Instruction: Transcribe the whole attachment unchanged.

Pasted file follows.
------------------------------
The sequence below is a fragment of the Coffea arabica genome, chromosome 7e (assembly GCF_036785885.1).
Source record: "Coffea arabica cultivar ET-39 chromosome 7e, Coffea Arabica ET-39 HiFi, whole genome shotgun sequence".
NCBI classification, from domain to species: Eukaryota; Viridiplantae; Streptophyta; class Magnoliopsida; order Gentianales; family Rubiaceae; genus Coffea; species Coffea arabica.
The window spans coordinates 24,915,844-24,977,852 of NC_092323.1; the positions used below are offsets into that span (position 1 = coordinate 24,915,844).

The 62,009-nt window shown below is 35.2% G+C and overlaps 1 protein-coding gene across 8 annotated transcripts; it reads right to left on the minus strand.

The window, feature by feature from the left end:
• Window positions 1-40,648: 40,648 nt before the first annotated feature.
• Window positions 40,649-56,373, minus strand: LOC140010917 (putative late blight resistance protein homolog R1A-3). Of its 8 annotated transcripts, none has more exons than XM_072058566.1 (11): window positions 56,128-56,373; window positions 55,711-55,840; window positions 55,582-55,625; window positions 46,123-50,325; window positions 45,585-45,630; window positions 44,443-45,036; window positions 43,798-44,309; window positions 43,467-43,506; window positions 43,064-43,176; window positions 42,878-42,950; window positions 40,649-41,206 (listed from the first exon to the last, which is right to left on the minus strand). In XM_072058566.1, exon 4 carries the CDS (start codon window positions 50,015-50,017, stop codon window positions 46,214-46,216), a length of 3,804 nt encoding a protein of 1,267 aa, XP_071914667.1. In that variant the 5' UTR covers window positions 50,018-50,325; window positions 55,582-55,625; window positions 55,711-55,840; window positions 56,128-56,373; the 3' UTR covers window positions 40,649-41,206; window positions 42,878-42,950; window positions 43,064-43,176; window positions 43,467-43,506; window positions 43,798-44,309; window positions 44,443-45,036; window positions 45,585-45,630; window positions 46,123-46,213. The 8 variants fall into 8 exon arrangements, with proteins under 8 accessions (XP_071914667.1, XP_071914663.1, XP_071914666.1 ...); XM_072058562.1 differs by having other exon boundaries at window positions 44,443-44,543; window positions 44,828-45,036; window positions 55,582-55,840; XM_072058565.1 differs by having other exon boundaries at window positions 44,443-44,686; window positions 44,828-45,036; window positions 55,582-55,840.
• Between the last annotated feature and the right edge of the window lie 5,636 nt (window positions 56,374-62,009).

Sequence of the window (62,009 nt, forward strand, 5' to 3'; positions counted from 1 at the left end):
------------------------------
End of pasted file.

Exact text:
The sequence below is a fragment of the Coffea arabica genome, chromosome 7e (assembly GCF_036785885.1).
Source record: "Coffea arabica cultivar ET-39 chromosome 7e, Coffea Arabica ET-39 HiFi, whole genome shotgun sequence".
NCBI classification, from domain to species: Eukaryota; Viridiplantae; Streptophyta; class Magnoliopsida; order Gentianales; family Rubiaceae; genus Coffea; species Coffea arabica.
The window spans coordinates 24,915,844-24,977,852 of NC_092323.1; the positions used below are offsets into that span (position 1 = coordinate 24,915,844).

The 62,009-nt window shown below is 35.2% G+C and overlaps 1 protein-coding gene across 8 annotated transcripts; it reads right to left on the minus strand.

The window, feature by feature from the left end:
• Window positions 1-40,648: 40,648 nt before the first annotated feature.
• Window positions 40,649-56,373, minus strand: LOC140010917 (putative late blight resistance protein homolog R1A-3). Of its 8 annotated transcripts, none has more exons than XM_072058566.1 (11): window positions 56,128-56,373; window positions 55,711-55,840; window positions 55,582-55,625; window positions 46,123-50,325; window positions 45,585-45,630; window positions 44,443-45,036; window positions 43,798-44,309; window positions 43,467-43,506; window positions 43,064-43,176; window positions 42,878-42,950; window positions 40,649-41,206 (listed from the first exon to the last, which is right to left on the minus strand). In XM_072058566.1, exon 4 carries the CDS (start codon window positions 50,015-50,017, stop codon window positions 46,214-46,216), a length of 3,804 nt encoding a protein of 1,267 aa, XP_071914667.1. In that variant the 5' UTR covers window positions 50,018-50,325; window positions 55,582-55,625; window positions 55,711-55,840; window positions 56,128-56,373; the 3' UTR covers window positions 40,649-41,206; window positions 42,878-42,950; window positions 43,064-43,176; window positions 43,467-43,506; window positions 43,798-44,309; window positions 44,443-45,036; window positions 45,585-45,630; window positions 46,123-46,213. The 8 variants fall into 8 exon arrangements, with proteins under 8 accessions (XP_071914667.1, XP_071914663.1, XP_071914666.1 ...); XM_072058562.1 differs by having other exon boundaries at window positions 44,443-44,543; window positions 44,828-45,036; window positions 55,582-55,840; XM_072058565.1 differs by having other exon boundaries at window positions 44,443-44,686; window positions 44,828-45,036; window positions 55,582-55,840.
• Between the last annotated feature and the right edge of the window lie 5,636 nt (window positions 56,374-62,009).

Sequence of the window (62,009 nt, forward strand, 5' to 3'; positions counted from 1 at the left end):